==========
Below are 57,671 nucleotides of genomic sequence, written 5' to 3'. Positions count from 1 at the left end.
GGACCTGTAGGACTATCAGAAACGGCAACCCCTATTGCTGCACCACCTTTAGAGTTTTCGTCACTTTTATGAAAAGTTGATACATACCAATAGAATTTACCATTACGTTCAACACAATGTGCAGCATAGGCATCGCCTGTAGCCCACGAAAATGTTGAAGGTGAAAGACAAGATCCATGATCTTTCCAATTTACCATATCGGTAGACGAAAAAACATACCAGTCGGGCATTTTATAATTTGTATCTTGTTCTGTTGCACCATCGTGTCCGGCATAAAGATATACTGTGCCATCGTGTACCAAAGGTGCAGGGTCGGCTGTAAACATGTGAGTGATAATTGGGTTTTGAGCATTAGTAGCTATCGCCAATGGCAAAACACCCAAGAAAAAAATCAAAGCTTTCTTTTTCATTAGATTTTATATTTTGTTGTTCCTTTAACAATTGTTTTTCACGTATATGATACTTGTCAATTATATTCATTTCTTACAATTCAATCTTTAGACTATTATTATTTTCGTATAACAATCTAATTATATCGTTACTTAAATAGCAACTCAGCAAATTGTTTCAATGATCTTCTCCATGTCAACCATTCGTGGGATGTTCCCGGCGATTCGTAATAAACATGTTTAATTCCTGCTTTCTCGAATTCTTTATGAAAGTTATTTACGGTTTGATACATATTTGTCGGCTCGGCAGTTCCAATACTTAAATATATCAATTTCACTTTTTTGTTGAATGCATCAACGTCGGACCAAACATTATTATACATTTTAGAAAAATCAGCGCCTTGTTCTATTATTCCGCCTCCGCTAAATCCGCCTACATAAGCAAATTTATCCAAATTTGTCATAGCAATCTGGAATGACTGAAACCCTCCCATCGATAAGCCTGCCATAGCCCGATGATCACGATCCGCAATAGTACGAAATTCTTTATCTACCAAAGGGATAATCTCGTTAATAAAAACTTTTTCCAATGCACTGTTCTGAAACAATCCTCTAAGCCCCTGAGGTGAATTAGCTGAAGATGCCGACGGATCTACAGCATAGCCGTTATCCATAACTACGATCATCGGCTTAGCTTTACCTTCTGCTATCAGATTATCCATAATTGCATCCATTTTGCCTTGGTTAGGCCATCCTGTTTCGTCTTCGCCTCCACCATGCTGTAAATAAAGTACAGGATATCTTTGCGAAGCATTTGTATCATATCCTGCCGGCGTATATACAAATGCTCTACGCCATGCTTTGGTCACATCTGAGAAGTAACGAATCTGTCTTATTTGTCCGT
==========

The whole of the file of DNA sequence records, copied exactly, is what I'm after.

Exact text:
Below are 57,671 nucleotides of genomic sequence, written 5' to 3'. Positions count from 1 at the left end.
GGACCTGTAGGACTATCAGAAACGGCAACCCCTATTGCTGCACCACCTTTAGAGTTTTCGTCACTTTTATGAAAAGTTGATACATACCAATAGAATTTACCATTACGTTCAACACAATGTGCAGCATAGGCATCGCCTGTAGCCCACGAAAATGTTGAAGGTGAAAGACAAGATCCATGATCTTTCCAATTTACCATATCGGTAGACGAAAAAACATACCAGTCGGGCATTTTATAATTTGTATCTTGTTCTGTTGCACCATCGTGTCCGGCATAAAGATATACTGTGCCATCGTGTACCAAAGGTGCAGGGTCGGCTGTAAACATGTGAGTGATAATTGGGTTTTGAGCATTAGTAGCTATCGCCAATGGCAAAACACCCAAGAAAAAAATCAAAGCTTTCTTTTTCATTAGATTTTATATTTTGTTGTTCCTTTAACAATTGTTTTTCACGTATATGATACTTGTCAATTATATTCATTTCTTACAATTCAATCTTTAGACTATTATTATTTTCGTATAACAATCTAATTATATCGTTACTTAAATAGCAACTCAGCAAATTGTTTCAATGATCTTCTCCATGTCAACCATTCGTGGGATGTTCCCGGCGATTCGTAATAAACATGTTTAATTCCTGCTTTCTCGAATTCTTTATGAAAGTTATTTACGGTTTGATACATATTTGTCGGCTCGGCAGTTCCAATACTTAAATATATCAATTTCACTTTTTTGTTGAATGCATCAACGTCGGACCAAACATTATTATACATTTTAGAAAAATCAGCGCCTTGTTCTATTATTCCGCCTCCGCTAAATCCGCCTACATAAGCAAATTTATCCAAATTTGTCATAGCAATCTGGAATGACTGAAACCCTCCCATCGATAAGCCTGCCATAGCCCGATGATCACGATCCGCAATAGTACGAAATTCTTTATCTACCAAAGGGATAATCTCGTTAATAAAAACTTTTTCCAATGCACTGTTCTGAAACAATCCTCTAAGCCCCTGAGGTGAATTAGCTGAAGATGCCGACGGATCTACAGCATAGCCGTTATCCATAACTACGATCATCGGCTTAGCTTTACCTTCTGCTATCAGATTATCCATAATTGCATCCATTTTGCCTTGGTTAGGCCATCCTGTTTCGTCTTCGCCTCCACCATGCTGTAAATAAAGTACAGGATATCTTTGCGAAGCATTTGTATCATATCCTGCCGGCGTATATACAAATGCTCTACGCCATGCTTTGGTCACATCTGAGAAGTAACGAATCTGTCTTATTTGTCCGT